Unit linked life insurance comes in three main flavours:

With the DVA and VUL, the cash value is dependent on or linked to the value of the securities underlying or "wrapped" in the policy. It is possible to wrap virtually any bankable asset and a surprising variety of non-bankables. In substance it is usually a segregated managed account "wrapped" in an insurance policy, with the insurance structure conferring certain benefits to the investor.

The Frozen Cash Value (FCV) policy has relatively specific applications and is generally for UHNW families, so is not treated specifically here.

The policy that is most widely used is the variable universal life (VUL) insurance policy. The value of the policy follows the increase and decrease in the value of the investments underlying the policy. I.e., the policy cash surrender value as well as the payout in the event of death vary according to the value of the underlying assets. For the VUL and FCV, there is usually a risk component (biometric risk) to the policy1, typically ranging from 1% to 5%. The policyholder may choose periodically (e.g., annually) the investment strategy (conservative, balanced, aggressive, etc). The policyholder generally nominates the asset manager of the underlying assets. A DVA is purchased with a defined maturity or accumulation period, whereas VUL tends to be whole life or have a long accumulation period.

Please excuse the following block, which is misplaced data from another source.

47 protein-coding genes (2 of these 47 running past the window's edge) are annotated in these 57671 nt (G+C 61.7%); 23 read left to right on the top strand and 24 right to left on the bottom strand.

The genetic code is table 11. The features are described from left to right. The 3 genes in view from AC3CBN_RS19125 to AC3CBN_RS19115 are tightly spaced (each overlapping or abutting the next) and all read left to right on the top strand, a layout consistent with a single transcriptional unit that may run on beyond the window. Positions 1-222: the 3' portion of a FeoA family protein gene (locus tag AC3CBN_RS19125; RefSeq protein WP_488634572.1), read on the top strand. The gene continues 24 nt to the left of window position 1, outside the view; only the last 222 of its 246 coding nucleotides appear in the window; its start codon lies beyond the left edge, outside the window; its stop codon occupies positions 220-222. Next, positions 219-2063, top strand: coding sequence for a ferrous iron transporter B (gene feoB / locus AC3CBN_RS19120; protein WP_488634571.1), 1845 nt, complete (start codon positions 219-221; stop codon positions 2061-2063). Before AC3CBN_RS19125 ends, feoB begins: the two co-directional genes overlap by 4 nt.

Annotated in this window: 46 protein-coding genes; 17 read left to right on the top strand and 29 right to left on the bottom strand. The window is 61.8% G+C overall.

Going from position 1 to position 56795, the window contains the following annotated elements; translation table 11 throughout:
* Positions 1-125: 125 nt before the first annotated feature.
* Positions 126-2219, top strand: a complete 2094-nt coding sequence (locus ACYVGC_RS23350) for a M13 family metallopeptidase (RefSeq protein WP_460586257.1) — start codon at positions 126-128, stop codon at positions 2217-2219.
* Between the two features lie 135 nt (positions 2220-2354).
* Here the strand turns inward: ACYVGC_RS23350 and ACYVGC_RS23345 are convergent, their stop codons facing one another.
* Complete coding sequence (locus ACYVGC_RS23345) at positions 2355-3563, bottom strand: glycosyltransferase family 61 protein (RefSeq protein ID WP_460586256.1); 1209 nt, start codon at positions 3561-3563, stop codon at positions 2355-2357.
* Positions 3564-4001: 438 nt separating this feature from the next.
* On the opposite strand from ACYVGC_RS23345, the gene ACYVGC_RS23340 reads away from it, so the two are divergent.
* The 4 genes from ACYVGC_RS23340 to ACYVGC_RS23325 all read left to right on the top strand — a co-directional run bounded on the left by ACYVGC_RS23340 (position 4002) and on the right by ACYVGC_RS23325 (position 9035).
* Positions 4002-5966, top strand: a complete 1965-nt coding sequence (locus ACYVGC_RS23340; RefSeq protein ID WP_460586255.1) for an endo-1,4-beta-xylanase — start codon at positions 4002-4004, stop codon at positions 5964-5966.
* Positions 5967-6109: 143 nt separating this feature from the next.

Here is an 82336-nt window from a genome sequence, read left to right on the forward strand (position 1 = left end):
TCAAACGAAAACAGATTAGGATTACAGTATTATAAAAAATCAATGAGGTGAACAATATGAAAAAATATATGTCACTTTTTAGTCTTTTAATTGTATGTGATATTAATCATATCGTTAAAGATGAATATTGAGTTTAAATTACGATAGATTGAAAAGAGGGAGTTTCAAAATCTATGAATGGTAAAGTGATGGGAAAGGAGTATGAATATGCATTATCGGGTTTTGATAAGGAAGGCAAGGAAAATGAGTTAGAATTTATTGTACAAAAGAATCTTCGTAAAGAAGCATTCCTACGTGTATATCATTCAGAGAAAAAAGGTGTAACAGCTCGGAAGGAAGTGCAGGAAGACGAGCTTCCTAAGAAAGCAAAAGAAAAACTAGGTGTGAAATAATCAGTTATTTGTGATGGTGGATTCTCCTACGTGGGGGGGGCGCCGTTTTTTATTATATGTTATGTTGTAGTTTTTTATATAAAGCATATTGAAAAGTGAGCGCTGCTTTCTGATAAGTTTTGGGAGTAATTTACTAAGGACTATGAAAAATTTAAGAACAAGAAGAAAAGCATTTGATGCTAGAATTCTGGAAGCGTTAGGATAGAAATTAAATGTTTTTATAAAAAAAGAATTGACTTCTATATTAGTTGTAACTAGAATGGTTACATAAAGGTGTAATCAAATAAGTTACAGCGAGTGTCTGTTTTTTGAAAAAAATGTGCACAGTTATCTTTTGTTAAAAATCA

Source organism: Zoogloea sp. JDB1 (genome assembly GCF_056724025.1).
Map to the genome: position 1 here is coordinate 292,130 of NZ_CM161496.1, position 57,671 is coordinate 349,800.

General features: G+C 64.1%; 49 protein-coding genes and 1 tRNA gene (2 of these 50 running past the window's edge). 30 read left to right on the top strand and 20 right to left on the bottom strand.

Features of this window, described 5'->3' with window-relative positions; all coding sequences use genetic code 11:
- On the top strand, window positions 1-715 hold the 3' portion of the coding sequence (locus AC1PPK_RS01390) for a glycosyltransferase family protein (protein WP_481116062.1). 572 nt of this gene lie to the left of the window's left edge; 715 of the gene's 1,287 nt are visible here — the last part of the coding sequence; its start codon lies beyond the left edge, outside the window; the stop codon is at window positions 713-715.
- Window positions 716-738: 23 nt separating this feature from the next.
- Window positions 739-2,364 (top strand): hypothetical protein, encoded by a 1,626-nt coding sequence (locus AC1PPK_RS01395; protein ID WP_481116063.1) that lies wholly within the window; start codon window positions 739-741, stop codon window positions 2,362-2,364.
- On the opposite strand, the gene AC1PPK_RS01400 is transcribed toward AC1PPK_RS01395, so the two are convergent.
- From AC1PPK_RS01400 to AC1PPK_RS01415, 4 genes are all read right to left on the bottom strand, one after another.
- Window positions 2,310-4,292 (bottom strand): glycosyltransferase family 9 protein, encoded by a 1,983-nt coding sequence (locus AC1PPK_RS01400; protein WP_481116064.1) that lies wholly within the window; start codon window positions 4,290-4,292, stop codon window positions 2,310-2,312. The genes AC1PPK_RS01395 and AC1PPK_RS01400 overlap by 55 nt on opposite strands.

1.Most jurisdictions require a death benefit, some do not. The minimum requirement if there is one is generally about 1% – 3% of the cost of the policy. Germany however, requires by law a minimum 10% death benefit to receive tax deferral benefits. There is a general move underway to try to require a real death benefit component to qualify as insurance. In these countries, the requirement under discussion to cover biometric risk seems to be in the 5-10% range.

The content of this article is intended to provide a general guide to the subject matter. Specialist advice should be sought about your specific circumstances.